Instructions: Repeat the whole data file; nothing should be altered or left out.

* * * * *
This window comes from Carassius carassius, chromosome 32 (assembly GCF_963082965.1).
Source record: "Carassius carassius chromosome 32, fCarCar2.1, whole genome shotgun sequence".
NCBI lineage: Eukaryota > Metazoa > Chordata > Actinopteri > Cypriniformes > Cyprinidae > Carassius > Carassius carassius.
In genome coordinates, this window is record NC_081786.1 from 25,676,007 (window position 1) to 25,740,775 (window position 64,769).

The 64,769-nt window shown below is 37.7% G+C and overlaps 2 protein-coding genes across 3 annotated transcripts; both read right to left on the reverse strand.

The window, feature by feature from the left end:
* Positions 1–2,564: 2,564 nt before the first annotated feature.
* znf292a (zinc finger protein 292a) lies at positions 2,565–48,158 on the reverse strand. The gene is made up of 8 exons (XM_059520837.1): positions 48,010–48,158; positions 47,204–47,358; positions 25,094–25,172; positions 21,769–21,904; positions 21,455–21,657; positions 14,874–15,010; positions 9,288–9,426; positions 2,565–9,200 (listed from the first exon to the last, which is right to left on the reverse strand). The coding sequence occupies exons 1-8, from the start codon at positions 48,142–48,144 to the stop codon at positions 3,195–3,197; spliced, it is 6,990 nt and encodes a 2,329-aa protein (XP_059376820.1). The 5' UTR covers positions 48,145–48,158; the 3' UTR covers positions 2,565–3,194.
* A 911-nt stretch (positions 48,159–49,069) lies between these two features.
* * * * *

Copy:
This window comes from Carassius carassius, chromosome 32 (assembly GCF_963082965.1).
Source record: "Carassius carassius chromosome 32, fCarCar2.1, whole genome shotgun sequence".
NCBI lineage: Eukaryota > Metazoa > Chordata > Actinopteri > Cypriniformes > Cyprinidae > Carassius > Carassius carassius.
In genome coordinates, this window is record NC_081786.1 from 25,676,007 (window position 1) to 25,740,775 (window position 64,769).

The 64,769-nt window shown below is 37.7% G+C and overlaps 2 protein-coding genes across 3 annotated transcripts; both read right to left on the reverse strand.

The window, feature by feature from the left end:
* Positions 1–2,564: 2,564 nt before the first annotated feature.
* znf292a (zinc finger protein 292a) lies at positions 2,565–48,158 on the reverse strand. The gene is made up of 8 exons (XM_059520837.1): positions 48,010–48,158; positions 47,204–47,358; positions 25,094–25,172; positions 21,769–21,904; positions 21,455–21,657; positions 14,874–15,010; positions 9,288–9,426; positions 2,565–9,200 (listed from the first exon to the last, which is right to left on the reverse strand). The coding sequence occupies exons 1-8, from the start codon at positions 48,142–48,144 to the stop codon at positions 3,195–3,197; spliced, it is 6,990 nt and encodes a 2,329-aa protein (XP_059376820.1). The 5' UTR covers positions 48,145–48,158; the 3' UTR covers positions 2,565–3,194.
* A 911-nt stretch (positions 48,159–49,069) lies between these two features.